Johnson Set Record Straight in Decathlon


The Soviet press called it a "sports summit meeting," the first of the USA-USSR track meets.

And the featured Lenin Stadium meeting, everyone agreed, was the matchup of the world's two best decathletes, American Rafer Johnson and the Soviet Union's Vasily Kuznetsov.

Johnson had won the silver medal at the Melbourne Olympics in 1956, beating Kuznetsov by 122 points. But Kuznetsov had won every other decathlon he'd entered since 1953. And the previous spring, he had broken Johnson's world record and become the first decathlete to exceed 8,000 points.

This was the Cold War era, and Johnson, in his 1998 book, "The Best That I Can Be," wrote about the U.S. and Soviet media buildup to the meeting with Kuznetsov:

"A product of the Soviet sports machine had taken the record; now an American who had worked his way up from poverty was trying to get it back. It was not just man-on-man for the unofficial title of World's Greatest Athlete, it was Communism vs. the Free World.

"Like Jesse Owens in Berlin or Joe Louis in his rematch with Max Schmeling, I carried the burden of national pride to a sporting event."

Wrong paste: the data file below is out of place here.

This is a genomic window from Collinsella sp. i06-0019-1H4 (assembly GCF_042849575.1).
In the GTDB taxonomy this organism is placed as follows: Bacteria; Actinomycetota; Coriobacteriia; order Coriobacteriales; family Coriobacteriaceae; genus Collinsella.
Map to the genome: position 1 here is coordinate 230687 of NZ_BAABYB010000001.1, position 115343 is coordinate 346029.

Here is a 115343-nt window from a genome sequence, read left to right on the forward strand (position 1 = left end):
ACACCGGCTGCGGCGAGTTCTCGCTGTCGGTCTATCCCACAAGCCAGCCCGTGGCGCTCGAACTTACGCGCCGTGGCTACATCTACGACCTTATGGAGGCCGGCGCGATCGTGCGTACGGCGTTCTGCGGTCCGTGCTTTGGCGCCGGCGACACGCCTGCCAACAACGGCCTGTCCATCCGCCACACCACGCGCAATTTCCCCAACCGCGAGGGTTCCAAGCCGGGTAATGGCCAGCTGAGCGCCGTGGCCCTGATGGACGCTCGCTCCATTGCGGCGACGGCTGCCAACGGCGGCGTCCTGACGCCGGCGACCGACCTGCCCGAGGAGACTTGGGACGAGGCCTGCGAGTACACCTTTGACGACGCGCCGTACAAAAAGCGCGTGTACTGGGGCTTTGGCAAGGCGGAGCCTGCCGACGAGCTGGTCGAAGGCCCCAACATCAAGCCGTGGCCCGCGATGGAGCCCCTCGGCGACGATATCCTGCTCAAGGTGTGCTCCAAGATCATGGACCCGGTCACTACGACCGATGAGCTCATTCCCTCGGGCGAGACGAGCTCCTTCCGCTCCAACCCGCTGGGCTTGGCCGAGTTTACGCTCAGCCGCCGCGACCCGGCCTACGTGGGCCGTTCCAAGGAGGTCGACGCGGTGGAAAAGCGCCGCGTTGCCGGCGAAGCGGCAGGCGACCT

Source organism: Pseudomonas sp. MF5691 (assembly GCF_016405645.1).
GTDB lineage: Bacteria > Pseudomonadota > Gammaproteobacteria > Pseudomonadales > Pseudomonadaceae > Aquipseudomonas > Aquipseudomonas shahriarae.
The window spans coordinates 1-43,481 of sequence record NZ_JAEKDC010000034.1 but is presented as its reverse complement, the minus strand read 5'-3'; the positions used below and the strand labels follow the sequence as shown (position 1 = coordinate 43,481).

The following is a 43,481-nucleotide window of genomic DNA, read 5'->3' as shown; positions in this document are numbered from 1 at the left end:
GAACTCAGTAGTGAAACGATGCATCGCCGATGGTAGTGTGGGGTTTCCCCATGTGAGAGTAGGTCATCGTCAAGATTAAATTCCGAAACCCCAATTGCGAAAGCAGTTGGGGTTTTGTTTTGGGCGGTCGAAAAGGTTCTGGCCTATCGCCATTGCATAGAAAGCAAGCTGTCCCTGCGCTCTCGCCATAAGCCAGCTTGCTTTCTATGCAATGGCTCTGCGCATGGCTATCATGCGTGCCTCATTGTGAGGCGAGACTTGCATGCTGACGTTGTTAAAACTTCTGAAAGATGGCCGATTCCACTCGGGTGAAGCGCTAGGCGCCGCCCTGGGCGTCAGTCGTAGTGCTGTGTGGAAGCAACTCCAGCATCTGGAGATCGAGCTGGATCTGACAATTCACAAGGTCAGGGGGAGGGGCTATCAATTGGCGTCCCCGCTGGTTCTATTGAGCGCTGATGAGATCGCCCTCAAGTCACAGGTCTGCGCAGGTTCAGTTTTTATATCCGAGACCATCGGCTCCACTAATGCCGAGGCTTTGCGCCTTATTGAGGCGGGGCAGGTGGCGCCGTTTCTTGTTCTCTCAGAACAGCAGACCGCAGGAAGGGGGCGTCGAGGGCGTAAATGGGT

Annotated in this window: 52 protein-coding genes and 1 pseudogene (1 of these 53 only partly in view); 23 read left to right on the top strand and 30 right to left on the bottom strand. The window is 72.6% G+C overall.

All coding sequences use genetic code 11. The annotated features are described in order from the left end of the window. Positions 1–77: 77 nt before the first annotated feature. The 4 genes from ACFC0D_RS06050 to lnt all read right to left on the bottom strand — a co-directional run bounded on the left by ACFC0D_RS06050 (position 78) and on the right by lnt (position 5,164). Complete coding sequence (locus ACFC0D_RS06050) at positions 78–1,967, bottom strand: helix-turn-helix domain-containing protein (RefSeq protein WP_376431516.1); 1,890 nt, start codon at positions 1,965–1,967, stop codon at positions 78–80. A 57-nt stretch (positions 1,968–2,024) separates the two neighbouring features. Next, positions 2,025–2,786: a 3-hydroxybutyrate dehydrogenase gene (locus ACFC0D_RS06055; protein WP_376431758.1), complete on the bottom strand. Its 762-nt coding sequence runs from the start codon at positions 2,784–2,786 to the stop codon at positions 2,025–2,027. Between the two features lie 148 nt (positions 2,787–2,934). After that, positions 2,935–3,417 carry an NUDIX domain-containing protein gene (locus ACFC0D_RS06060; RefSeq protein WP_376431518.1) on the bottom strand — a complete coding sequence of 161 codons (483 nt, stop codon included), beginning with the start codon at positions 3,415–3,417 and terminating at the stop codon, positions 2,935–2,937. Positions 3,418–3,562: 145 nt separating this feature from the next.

It was burdensome until the next-to-last event, the javelin throw, contested 41 years ago today.

Johnson held a narrow lead over Kuznetsov and needed a wide victory margin in the javelin before the last event, the 1,500-meter run. After two throws, Kuznetsov had thrown 214 feet, Johnson 205. On his last throw, Johnson threw 238-2, virtually clinching it.

He had 8,072 points with an event left. Kuznetsov beat Johnson by only a second in the 1,500 and Johnson, with 8,302, had broken the world record by almost 300 points.

Also on this date: In 1959, NFL Commissioner Bert Bell confirmed that a rival pro football league--later named the American Football League--was being planned for 1960. . . . In 1957, St. Louis Cardinal fans wondered if the McDaniel brothers, Von and Lindy, could be a latter-day Dizzy and Paul Dean tandem, after Von followed a brilliant debut with a one-hitter against Pittsburgh. But two games into the next season, Von developed career-ending shoulder trouble. Lindy pitched 21 seasons, winning 141 games. . . . In 1991, Montreal's Dennis Martinez pitched a perfect game against the Dodgers before 45,560 at Dodger Stadium. . . . In 1994, on the night an Aug. 12 strike date was set by the players, Kenny Rogers of the Texas Rangers pitched a perfect game in a 4-0 victory over the Angels.

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